The notwithstanding clause of Canada’s Charter of Fundamental Rights and Freedoms is one of the more peculiar tools of federalism.Â Â It doesn’t really exist as a matter of law in the States. The charter is roughly the same as ourÂ Bill of Rights. Up north, the individual provinces can opt out (or in) to certain constitutional provisions. Complicated?!? You betcha. What’s more complicated is that members of Congress are considering granting the individual state’s permission to do the same thing in the pending Healthcare Reform bill. (S.703/Sanders [VT] andÂ H.1200/McDermott [WA])
Born of compromise, Congressional leaders are considering provisions in both the House and Senate bills that would allow individual states to offer a public option, or go and mandate a single payer system. This scheme would allow Montana to adopt a single payer while Nebraska and Wyoming would not necessarily have such an option because their individual state legislatures had not chosen to pursue such an option.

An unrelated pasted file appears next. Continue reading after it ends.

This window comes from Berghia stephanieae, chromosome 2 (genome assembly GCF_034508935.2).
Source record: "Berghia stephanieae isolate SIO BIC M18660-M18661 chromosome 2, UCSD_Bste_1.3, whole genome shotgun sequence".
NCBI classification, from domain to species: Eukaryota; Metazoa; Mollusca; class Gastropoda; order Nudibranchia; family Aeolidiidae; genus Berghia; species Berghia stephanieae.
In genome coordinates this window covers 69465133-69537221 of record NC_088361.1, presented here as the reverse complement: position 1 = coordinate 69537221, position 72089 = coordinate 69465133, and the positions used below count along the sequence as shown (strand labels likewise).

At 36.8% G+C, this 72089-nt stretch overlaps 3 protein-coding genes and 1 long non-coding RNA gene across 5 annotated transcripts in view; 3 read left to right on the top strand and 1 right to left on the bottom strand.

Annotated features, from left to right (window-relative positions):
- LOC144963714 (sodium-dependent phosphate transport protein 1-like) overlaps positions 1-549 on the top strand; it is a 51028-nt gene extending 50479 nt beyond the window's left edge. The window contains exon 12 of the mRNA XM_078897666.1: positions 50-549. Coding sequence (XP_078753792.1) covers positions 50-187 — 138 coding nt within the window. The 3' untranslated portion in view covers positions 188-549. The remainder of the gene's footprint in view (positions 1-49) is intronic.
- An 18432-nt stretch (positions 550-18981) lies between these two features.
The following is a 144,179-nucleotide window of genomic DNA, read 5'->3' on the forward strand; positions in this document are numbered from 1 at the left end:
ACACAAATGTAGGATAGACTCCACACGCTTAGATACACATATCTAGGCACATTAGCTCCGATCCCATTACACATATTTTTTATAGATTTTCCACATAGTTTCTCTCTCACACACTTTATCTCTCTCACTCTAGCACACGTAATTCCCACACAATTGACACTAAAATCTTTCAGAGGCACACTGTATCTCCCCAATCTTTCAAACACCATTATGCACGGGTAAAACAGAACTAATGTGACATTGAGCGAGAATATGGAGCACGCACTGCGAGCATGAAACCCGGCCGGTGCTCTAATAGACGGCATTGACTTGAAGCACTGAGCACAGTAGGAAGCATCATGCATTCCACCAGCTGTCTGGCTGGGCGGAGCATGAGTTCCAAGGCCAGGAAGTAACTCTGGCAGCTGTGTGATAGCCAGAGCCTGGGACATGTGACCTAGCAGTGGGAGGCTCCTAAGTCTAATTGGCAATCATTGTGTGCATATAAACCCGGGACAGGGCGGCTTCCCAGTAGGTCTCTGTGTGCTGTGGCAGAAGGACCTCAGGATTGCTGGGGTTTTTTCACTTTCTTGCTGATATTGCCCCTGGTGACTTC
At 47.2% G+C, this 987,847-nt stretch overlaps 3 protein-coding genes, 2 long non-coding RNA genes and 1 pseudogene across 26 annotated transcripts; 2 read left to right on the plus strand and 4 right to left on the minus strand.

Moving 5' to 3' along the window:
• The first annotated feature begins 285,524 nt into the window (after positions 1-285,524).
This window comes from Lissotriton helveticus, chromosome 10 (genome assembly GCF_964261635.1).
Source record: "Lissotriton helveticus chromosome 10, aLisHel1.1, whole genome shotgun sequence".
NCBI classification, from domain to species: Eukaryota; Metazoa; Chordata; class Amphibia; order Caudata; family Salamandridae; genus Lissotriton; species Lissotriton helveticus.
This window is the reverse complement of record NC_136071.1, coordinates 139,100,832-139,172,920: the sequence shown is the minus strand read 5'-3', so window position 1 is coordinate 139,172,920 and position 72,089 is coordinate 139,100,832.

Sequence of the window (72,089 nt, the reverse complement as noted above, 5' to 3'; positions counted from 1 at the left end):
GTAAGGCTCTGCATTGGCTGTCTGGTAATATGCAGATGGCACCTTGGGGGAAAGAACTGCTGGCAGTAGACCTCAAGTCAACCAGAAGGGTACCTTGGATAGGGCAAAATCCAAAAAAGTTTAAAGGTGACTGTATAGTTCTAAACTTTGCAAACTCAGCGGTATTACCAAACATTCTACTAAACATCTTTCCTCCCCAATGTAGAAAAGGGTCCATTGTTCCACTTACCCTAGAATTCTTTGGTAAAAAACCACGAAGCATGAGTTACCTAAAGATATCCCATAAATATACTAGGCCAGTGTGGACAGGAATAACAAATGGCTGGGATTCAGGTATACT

What does this mean? Well, if enacted (and we are a long way from having any bill enacted, or implemented) the state’s would once and for all be the party responsible for managing day to day health policy issues ranging from access to care thru funding. It also means what state you call home may have a great deal to do with how good a level of care one might expect to receive.
As development evolve in Statehouses and Capitol Hill, HFA’s public policy team is committed to providing the community with the soundest information available. Questions, comments…. Feel free to reach out to Kisa and Steve with your concerns online or by phone at the HFA offices.